Dr. Deke Gundersen’s email tag says it all: ‘Perhaps one of the most potent rebellions of this time is the refusal to walk in the mainstream western herd, conforming to expectations and values that have ultimately ravaged the Earth.’ When you read about Dr. Gundersen’s impressive educational, research and publication history, you understand that he is highly skilled but with a different perspective.
Gundersen will be the presenter at the first 2020 North Coast Communities for Watershed Protection (NCCWP) “Speaking Truth to Power” educational event from 3-5 p.m. Saturday, Feb. 29, at St. Mary by the Sea in Rockaway Beach.
Since 2000, Gundersen has been a professor and currently is the director of the Environmental Studies Program at Pacific University in Forest Grove. His academic publications include articles in 20 journals and books, many research grants and consulting service to a variety of agencies concerned with water quality.
Gundersen’s presentation will review the chemicals used by the timber industry and the consequent health risks to fish, other animals, and people. He has been called as an expert witness in court proceedings; early in February, he may be called as an expert witness for the defense in the trial of Ken Ward, the man who turned off the valve to the pipeline that brings tar sands oil down to the US from Canada.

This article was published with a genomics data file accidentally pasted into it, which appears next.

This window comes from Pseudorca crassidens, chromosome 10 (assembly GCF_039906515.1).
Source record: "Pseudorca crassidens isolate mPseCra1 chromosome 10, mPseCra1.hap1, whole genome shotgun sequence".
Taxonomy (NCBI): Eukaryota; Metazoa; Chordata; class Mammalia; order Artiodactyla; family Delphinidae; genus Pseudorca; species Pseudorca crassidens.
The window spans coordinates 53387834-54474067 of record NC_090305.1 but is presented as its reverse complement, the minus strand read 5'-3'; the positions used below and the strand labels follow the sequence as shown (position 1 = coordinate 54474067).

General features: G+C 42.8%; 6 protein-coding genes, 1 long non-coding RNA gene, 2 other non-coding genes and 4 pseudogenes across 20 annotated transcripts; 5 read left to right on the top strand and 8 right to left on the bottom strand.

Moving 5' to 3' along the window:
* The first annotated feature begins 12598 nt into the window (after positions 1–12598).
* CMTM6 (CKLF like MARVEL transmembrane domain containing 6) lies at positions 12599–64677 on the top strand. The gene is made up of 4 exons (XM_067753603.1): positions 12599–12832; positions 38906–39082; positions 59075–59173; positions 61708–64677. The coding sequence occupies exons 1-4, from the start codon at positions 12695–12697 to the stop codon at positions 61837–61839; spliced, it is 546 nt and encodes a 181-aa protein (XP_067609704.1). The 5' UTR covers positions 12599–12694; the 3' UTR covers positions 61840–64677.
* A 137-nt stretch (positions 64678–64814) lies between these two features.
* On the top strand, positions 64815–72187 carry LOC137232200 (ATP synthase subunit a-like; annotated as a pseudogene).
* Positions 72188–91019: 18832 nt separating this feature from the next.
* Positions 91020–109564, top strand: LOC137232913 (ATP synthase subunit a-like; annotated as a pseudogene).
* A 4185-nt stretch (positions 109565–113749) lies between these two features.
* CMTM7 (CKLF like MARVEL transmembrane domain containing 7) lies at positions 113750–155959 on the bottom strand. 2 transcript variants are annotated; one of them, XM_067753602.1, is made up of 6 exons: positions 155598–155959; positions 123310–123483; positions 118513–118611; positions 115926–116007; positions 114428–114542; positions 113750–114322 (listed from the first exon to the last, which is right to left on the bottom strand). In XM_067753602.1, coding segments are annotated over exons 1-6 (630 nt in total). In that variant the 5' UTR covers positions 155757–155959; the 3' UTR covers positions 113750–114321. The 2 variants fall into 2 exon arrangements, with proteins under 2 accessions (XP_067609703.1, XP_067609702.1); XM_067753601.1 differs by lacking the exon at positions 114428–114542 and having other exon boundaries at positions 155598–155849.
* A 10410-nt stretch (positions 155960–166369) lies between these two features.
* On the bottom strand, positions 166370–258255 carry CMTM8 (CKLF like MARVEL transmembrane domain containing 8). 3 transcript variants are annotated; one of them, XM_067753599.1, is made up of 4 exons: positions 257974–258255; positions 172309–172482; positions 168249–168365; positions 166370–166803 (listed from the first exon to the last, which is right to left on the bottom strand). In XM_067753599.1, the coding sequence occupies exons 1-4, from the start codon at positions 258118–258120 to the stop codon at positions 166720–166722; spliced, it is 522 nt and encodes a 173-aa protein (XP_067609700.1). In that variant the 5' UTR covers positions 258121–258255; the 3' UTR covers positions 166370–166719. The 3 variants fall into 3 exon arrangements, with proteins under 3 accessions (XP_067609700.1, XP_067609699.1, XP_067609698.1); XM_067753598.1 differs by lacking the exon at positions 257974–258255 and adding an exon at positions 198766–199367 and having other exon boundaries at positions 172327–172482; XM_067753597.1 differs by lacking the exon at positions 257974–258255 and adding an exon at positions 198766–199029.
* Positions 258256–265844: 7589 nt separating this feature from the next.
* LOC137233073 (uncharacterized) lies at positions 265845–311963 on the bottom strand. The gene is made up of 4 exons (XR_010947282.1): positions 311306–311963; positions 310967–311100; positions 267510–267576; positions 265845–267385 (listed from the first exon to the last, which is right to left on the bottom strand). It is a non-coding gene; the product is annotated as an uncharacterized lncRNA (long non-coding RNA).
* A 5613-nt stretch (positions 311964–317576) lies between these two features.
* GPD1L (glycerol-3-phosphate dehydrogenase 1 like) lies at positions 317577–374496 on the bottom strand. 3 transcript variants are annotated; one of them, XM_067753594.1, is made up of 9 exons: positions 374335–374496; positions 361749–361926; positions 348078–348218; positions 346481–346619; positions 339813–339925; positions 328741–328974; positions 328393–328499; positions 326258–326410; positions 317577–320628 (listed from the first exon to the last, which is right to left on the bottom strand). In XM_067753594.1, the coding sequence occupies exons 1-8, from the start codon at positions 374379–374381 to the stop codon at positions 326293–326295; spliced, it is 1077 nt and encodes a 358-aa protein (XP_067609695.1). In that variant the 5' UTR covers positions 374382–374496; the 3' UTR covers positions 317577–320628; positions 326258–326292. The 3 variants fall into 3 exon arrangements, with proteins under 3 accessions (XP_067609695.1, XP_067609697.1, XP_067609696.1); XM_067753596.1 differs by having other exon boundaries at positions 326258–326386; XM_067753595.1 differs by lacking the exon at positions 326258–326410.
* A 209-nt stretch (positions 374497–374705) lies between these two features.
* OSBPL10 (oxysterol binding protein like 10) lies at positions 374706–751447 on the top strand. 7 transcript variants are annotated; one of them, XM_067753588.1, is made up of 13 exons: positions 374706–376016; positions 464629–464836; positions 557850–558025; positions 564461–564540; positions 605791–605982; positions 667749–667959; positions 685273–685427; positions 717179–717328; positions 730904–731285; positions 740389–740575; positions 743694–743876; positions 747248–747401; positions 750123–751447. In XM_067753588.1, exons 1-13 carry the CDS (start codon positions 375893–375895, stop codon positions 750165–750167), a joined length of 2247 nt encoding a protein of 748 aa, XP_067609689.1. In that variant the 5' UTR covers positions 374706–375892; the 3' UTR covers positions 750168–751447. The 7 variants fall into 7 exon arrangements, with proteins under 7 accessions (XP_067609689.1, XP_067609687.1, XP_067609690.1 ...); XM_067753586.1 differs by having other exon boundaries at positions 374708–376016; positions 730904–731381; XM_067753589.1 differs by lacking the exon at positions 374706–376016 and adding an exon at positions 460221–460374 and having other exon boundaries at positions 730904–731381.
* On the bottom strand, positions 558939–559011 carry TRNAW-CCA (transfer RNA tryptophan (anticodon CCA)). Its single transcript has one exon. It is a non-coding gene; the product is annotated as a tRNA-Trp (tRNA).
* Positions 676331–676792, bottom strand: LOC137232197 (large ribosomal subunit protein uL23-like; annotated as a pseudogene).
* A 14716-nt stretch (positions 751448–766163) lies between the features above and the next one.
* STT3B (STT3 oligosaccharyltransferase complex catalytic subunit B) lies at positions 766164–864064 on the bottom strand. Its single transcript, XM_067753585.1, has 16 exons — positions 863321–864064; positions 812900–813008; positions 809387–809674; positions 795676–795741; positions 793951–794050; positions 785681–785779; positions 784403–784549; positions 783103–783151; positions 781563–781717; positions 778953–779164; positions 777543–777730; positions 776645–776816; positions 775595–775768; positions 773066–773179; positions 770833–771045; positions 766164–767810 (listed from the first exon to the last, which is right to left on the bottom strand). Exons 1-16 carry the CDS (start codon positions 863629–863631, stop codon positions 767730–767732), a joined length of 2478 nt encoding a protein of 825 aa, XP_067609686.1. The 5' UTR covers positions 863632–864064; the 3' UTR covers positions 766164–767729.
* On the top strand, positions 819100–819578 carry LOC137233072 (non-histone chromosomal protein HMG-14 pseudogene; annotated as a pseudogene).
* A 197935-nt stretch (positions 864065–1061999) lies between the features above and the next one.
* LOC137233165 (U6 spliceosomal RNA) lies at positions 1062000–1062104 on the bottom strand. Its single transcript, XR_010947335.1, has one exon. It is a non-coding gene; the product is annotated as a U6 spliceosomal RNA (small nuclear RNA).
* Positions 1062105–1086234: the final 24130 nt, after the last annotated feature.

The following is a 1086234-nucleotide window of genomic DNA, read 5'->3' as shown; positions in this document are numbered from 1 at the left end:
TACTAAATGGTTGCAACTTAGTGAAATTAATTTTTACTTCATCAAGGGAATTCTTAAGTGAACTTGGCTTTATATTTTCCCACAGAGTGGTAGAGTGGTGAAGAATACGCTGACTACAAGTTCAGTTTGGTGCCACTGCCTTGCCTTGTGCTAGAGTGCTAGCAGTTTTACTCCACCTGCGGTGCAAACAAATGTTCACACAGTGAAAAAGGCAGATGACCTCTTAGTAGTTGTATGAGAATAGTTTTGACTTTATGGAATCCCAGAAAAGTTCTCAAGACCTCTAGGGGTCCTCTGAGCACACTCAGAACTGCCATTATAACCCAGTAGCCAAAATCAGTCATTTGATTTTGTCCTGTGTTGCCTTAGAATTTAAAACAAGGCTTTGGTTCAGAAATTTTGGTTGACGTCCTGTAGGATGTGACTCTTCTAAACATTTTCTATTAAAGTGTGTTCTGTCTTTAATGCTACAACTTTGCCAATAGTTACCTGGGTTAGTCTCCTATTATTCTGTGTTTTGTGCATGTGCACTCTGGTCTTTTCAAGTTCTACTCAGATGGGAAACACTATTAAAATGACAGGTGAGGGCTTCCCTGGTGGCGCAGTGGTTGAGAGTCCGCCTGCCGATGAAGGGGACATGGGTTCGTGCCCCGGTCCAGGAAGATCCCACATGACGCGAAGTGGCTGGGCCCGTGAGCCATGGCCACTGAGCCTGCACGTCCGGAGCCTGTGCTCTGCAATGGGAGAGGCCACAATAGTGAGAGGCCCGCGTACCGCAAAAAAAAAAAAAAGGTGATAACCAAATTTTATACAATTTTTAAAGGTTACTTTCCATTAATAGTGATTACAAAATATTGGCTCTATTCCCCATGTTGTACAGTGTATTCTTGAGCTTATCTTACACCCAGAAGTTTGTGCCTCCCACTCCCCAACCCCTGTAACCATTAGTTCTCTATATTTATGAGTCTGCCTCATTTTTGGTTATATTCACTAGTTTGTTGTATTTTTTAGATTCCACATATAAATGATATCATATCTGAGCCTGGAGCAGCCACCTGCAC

The presentation will provide a basic understanding of toxicology, including chemical testing, and the impacts chemicals can have on human health, followed by an in-depth discussion about logging-related activities, how they impact ecosystems and human health, and what can be done about it.
In preparing for this event, NCCWP organizers discussed the following chemicals and industrial timber practices that impact human and ecosystem health: Trihalomethanes resulting from treating turbid water; pesticides applied in industrial forests; smoke from slash and broadcast burning, as well as Napalm, that may be used during burning operations, and Hampton’s Tillamook mill that has a permit from the state to release cadmium and chromium.
The first half hour of the event will be a "meet and greet." Maia Holliday will signal the beginning of the presentation by singing a song that she has written, followed by brief updates on NCCWP activities.
Our name, North Coast Communities for Watershed Protection (formerly known as Rockaway Beach Citizens for Watershed Protection), reflects our working together on a regional basis to insure that the air we breathe and the water we drink are safe.